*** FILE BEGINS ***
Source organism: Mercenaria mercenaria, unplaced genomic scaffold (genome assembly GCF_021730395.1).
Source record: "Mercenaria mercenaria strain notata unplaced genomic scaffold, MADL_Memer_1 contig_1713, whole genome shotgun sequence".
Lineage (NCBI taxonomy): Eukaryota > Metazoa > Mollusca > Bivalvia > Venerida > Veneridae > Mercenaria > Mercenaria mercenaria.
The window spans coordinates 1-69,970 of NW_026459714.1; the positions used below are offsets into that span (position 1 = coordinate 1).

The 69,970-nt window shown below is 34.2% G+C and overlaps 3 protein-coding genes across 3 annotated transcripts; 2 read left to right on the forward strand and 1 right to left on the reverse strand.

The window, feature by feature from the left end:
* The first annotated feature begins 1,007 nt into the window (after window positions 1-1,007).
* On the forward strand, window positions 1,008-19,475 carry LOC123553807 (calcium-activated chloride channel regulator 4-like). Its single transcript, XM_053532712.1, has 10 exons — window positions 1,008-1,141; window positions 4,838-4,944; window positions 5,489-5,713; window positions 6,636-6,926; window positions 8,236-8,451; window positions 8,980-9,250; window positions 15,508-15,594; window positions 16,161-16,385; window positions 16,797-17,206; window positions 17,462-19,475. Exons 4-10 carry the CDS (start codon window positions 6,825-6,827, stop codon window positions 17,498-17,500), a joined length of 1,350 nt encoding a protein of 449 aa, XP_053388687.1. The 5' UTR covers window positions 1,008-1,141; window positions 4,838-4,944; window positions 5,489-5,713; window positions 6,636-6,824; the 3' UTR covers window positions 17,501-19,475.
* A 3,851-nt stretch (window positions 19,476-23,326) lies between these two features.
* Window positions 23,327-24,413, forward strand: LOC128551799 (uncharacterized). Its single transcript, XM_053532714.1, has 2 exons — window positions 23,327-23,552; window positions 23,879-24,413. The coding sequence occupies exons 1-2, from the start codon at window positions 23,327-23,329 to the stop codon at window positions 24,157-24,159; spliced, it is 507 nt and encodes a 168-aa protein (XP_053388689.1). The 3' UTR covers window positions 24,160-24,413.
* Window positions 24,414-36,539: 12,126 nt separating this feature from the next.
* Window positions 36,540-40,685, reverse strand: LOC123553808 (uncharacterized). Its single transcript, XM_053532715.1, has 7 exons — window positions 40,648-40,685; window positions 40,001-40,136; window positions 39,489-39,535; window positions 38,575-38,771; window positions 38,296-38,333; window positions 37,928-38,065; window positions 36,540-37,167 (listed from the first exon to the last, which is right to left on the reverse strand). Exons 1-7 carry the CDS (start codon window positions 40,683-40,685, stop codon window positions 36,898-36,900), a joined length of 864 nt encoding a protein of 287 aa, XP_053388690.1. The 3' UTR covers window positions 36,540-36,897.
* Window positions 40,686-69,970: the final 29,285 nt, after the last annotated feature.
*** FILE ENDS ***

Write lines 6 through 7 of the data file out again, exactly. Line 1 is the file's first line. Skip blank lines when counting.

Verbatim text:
The window, feature by feature from the left end:
* The first annotated feature begins 1,007 nt into the window (after window positions 1-1,007).